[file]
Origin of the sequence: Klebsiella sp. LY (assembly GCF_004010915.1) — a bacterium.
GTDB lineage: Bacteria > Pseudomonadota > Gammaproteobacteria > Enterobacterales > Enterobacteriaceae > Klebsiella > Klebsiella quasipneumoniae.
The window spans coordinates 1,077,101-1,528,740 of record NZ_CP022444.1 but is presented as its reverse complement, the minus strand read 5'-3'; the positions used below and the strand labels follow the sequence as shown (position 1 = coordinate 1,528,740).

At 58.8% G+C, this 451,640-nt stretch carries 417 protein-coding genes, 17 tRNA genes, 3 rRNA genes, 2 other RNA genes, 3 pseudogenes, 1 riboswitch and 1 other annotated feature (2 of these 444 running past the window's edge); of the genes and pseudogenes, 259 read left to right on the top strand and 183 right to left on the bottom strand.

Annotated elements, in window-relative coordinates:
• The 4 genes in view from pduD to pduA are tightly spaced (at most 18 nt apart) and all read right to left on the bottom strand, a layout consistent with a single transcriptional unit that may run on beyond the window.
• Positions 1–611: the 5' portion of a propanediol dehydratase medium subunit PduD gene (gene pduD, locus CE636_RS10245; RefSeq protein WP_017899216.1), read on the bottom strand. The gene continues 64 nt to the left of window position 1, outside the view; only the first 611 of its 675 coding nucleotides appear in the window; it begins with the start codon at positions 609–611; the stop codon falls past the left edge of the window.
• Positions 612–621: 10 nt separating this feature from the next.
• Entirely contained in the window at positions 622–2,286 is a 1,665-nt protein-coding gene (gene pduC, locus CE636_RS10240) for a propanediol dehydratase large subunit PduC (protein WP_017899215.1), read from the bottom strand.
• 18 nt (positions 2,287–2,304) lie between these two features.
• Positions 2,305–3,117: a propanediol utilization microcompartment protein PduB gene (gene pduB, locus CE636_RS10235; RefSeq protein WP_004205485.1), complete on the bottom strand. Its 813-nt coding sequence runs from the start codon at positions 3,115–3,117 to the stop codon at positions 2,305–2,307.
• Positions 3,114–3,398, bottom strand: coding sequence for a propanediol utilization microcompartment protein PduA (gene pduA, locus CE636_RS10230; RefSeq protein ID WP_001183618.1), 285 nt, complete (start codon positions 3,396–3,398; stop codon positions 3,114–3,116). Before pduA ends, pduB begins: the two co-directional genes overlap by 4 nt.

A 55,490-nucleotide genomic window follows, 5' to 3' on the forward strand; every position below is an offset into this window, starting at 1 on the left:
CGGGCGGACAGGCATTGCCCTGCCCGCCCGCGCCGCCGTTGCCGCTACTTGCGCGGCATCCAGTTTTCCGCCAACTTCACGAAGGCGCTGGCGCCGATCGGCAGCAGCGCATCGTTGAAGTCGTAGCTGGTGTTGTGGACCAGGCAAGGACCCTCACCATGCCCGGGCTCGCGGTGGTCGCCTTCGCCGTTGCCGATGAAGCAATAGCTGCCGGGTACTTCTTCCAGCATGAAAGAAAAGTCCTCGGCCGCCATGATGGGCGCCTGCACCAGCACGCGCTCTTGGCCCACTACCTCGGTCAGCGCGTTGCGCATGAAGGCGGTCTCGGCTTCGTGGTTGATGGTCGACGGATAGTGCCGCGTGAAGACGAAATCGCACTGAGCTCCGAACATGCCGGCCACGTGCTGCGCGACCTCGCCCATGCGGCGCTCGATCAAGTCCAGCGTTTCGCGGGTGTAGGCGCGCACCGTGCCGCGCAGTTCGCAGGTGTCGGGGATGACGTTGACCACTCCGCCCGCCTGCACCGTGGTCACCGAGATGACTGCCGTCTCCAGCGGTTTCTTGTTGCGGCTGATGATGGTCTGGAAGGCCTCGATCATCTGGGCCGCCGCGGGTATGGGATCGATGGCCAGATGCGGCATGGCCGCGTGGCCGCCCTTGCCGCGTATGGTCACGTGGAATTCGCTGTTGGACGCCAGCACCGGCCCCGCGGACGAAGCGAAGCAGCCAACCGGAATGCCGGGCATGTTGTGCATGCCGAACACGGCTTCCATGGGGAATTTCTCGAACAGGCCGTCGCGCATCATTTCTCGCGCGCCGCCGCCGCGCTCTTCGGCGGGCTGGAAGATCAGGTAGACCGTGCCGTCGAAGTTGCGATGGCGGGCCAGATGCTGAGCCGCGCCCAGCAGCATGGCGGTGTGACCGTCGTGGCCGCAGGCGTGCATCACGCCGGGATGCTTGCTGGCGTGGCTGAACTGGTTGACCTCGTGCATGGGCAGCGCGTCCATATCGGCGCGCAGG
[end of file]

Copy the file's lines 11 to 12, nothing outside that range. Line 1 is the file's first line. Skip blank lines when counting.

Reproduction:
• Positions 2,305–3,117: a propanediol utilization microcompartment protein PduB gene (gene pduB, locus CE636_RS10235; RefSeq protein WP_004205485.1), complete on the bottom strand. Its 813-nt coding sequence runs from the start codon at positions 3,115–3,117 to the stop codon at positions 2,305–2,307.
• Positions 3,114–3,398, bottom strand: coding sequence for a propanediol utilization microcompartment protein PduA (gene pduA, locus CE636_RS10230; RefSeq protein ID WP_001183618.1), 285 nt, complete (start codon positions 3,396–3,398; stop codon positions 3,114–3,116). Before pduA ends, pduB begins: the two co-directional genes overlap by 4 nt.